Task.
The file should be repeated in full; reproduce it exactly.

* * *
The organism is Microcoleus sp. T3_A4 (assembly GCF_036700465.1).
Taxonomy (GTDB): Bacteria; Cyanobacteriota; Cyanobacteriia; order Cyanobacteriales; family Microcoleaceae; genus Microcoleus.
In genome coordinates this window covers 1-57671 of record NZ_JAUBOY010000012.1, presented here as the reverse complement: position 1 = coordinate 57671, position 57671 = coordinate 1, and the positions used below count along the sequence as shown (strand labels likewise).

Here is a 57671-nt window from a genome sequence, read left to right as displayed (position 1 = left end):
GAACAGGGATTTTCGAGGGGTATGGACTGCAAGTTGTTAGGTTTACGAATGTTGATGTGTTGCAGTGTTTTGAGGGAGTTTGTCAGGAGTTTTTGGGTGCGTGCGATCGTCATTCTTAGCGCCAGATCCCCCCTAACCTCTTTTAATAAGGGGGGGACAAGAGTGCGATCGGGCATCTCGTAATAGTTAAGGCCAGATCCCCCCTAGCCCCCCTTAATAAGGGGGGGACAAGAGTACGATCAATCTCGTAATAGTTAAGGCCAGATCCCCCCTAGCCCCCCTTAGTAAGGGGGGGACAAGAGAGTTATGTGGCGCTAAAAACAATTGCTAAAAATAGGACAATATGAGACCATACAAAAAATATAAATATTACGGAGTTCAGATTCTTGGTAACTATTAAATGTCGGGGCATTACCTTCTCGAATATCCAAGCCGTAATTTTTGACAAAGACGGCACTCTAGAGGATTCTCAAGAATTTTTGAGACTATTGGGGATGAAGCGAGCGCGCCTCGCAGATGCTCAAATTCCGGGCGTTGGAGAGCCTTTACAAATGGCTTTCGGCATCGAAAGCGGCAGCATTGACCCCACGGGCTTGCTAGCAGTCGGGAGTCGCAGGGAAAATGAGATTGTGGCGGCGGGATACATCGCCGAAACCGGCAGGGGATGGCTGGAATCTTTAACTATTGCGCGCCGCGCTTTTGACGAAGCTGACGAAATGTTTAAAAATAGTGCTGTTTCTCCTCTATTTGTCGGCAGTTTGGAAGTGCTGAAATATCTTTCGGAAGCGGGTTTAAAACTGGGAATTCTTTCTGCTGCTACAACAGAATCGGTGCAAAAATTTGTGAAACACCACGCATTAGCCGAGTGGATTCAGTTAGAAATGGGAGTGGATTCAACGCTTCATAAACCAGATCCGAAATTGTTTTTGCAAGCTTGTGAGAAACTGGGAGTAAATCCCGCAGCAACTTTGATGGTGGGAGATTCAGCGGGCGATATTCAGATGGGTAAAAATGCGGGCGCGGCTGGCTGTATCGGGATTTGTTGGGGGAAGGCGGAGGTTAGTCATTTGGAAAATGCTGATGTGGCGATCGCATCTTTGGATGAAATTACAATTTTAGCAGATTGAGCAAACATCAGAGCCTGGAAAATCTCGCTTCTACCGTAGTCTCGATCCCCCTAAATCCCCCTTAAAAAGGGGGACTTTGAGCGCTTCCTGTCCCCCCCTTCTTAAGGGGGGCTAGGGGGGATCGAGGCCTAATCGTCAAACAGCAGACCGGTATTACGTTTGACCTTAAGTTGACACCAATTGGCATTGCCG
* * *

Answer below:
The organism is Microcoleus sp. T3_A4 (assembly GCF_036700465.1).
Taxonomy (GTDB): Bacteria; Cyanobacteriota; Cyanobacteriia; order Cyanobacteriales; family Microcoleaceae; genus Microcoleus.
In genome coordinates this window covers 1-57671 of record NZ_JAUBOY010000012.1, presented here as the reverse complement: position 1 = coordinate 57671, position 57671 = coordinate 1, and the positions used below count along the sequence as shown (strand labels likewise).

Here is a 57671-nt window from a genome sequence, read left to right as displayed (position 1 = left end):
GAACAGGGATTTTCGAGGGGTATGGACTGCAAGTTGTTAGGTTTACGAATGTTGATGTGTTGCAGTGTTTTGAGGGAGTTTGTCAGGAGTTTTTGGGTGCGTGCGATCGTCATTCTTAGCGCCAGATCCCCCCTAACCTCTTTTAATAAGGGGGGGACAAGAGTGCGATCGGGCATCTCGTAATAGTTAAGGCCAGATCCCCCCTAGCCCCCCTTAATAAGGGGGGGACAAGAGTACGATCAATCTCGTAATAGTTAAGGCCAGATCCCCCCTAGCCCCCCTTAGTAAGGGGGGGACAAGAGAGTTATGTGGCGCTAAAAACAATTGCTAAAAATAGGACAATATGAGACCATACAAAAAATATAAATATTACGGAGTTCAGATTCTTGGTAACTATTAAATGTCGGGGCATTACCTTCTCGAATATCCAAGCCGTAATTTTTGACAAAGACGGCACTCTAGAGGATTCTCAAGAATTTTTGAGACTATTGGGGATGAAGCGAGCGCGCCTCGCAGATGCTCAAATTCCGGGCGTTGGAGAGCCTTTACAAATGGCTTTCGGCATCGAAAGCGGCAGCATTGACCCCACGGGCTTGCTAGCAGTCGGGAGTCGCAGGGAAAATGAGATTGTGGCGGCGGGATACATCGCCGAAACCGGCAGGGGATGGCTGGAATCTTTAACTATTGCGCGCCGCGCTTTTGACGAAGCTGACGAAATGTTTAAAAATAGTGCTGTTTCTCCTCTATTTGTCGGCAGTTTGGAAGTGCTGAAATATCTTTCGGAAGCGGGTTTAAAACTGGGAATTCTTTCTGCTGCTACAACAGAATCGGTGCAAAAATTTGTGAAACACCACGCATTAGCCGAGTGGATTCAGTTAGAAATGGGAGTGGATTCAACGCTTCATAAACCAGATCCGAAATTGTTTTTGCAAGCTTGTGAGAAACTGGGAGTAAATCCCGCAGCAACTTTGATGGTGGGAGATTCAGCGGGCGATATTCAGATGGGTAAAAATGCGGGCGCGGCTGGCTGTATCGGGATTTGTTGGGGGAAGGCGGAGGTTAGTCATTTGGAAAATGCTGATGTGGCGATCGCATCTTTGGATGAAATTACAATTTTAGCAGATTGAGCAAACATCAGAGCCTGGAAAATCTCGCTTCTACCGTAGTCTCGATCCCCCTAAATCCCCCTTAAAAAGGGGGACTTTGAGCGCTTCCTGTCCCCCCCTTCTTAAGGGGGGCTAGGGGGGATCGAGGCCTAATCGTCAAACAGCAGACCGGTATTACGTTTGACCTTAAGTTGACACCAATTGGCATTGCCG